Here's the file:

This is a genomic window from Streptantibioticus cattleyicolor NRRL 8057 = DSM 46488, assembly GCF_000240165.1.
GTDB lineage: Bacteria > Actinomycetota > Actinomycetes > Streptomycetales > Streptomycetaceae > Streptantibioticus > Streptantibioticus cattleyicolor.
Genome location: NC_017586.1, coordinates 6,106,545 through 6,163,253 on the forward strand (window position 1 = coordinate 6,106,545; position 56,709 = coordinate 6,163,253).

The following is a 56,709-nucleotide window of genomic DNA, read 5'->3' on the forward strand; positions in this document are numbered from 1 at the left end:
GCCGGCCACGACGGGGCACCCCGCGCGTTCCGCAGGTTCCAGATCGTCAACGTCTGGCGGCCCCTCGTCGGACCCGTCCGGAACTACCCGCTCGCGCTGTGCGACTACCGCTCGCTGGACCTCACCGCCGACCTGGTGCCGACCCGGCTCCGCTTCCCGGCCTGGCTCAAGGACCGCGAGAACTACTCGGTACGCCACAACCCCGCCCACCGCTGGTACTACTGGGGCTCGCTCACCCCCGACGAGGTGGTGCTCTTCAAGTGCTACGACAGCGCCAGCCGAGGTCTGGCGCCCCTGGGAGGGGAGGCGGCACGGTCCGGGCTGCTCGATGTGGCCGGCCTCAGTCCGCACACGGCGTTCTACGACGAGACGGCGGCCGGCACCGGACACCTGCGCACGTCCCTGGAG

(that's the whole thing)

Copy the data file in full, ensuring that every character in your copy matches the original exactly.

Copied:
This is a genomic window from Streptantibioticus cattleyicolor NRRL 8057 = DSM 46488, assembly GCF_000240165.1.
GTDB lineage: Bacteria > Actinomycetota > Actinomycetes > Streptomycetales > Streptomycetaceae > Streptantibioticus > Streptantibioticus cattleyicolor.
Genome location: NC_017586.1, coordinates 6,106,545 through 6,163,253 on the forward strand (window position 1 = coordinate 6,106,545; position 56,709 = coordinate 6,163,253).

The following is a 56,709-nucleotide window of genomic DNA, read 5'->3' on the forward strand; positions in this document are numbered from 1 at the left end:
GCCGGCCACGACGGGGCACCCCGCGCGTTCCGCAGGTTCCAGATCGTCAACGTCTGGCGGCCCCTCGTCGGACCCGTCCGGAACTACCCGCTCGCGCTGTGCGACTACCGCTCGCTGGACCTCACCGCCGACCTGGTGCCGACCCGGCTCCGCTTCCCGGCCTGGCTCAAGGACCGCGAGAACTACTCGGTACGCCACAACCCCGCCCACCGCTGGTACTACTGGGGCTCGCTCACCCCCGACGAGGTGGTGCTCTTCAAGTGCTACGACAGCGCCAGCCGAGGTCTGGCGCCCCTGGGAGGGGAGGCGGCACGGTCCGGGCTGCTCGATGTGGCCGGCCTCAGTCCGCACACGGCGTTCTACGACGAGACGGCGGCCGGCACCGGACACCTGCGCACGTCCCTGGAG